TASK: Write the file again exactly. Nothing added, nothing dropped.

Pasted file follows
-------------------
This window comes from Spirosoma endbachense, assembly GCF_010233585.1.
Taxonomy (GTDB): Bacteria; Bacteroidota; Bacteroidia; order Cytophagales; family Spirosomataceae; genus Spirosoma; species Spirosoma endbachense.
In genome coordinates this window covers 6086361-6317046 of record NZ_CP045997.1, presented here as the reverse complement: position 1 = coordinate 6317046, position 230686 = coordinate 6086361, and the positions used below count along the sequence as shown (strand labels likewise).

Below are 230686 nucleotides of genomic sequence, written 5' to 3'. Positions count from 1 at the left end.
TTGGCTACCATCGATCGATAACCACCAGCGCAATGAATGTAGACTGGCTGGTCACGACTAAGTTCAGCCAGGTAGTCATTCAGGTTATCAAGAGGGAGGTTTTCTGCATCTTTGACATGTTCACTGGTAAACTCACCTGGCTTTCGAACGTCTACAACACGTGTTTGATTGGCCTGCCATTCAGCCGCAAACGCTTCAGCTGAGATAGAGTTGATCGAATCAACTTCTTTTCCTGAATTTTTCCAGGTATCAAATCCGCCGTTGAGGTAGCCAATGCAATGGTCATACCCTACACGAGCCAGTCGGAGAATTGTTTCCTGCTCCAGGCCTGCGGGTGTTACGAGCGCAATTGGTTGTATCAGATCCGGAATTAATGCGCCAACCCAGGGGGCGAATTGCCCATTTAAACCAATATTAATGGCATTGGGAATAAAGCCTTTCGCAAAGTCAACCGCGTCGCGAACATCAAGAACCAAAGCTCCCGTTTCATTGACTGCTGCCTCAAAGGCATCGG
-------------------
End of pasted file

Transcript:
This window comes from Spirosoma endbachense, assembly GCF_010233585.1.
Taxonomy (GTDB): Bacteria; Bacteroidota; Bacteroidia; order Cytophagales; family Spirosomataceae; genus Spirosoma; species Spirosoma endbachense.
In genome coordinates this window covers 6086361-6317046 of record NZ_CP045997.1, presented here as the reverse complement: position 1 = coordinate 6317046, position 230686 = coordinate 6086361, and the positions used below count along the sequence as shown (strand labels likewise).

Below are 230686 nucleotides of genomic sequence, written 5' to 3'. Positions count from 1 at the left end.
TTGGCTACCATCGATCGATAACCACCAGCGCAATGAATGTAGACTGGCTGGTCACGACTAAGTTCAGCCAGGTAGTCATTCAGGTTATCAAGAGGGAGGTTTTCTGCATCTTTGACATGTTCACTGGTAAACTCACCTGGCTTTCGAACGTCTACAACACGTGTTTGATTGGCCTGCCATTCAGCCGCAAACGCTTCAGCTGAGATAGAGTTGATCGAATCAACTTCTTTTCCTGAATTTTTCCAGGTATCAAATCCGCCGTTGAGGTAGCCAATGCAATGGTCATACCCTACACGAGCCAGTCGGAGAATTGTTTCCTGCTCCAGGCCTGCGGGTGTTACGAGCGCAATTGGTTGTATCAGATCCGGAATTAATGCGCCAACCCAGGGGGCGAATTGCCCATTTAAACCAATATTAATGGCATTGGGAATAAAGCCTTTCGCAAAGTCAACCGCGTCGCGAACATCAAGAACCAAAGCTCCCGTTTCATTGACTGCTGCCTCAAAGGCATCGG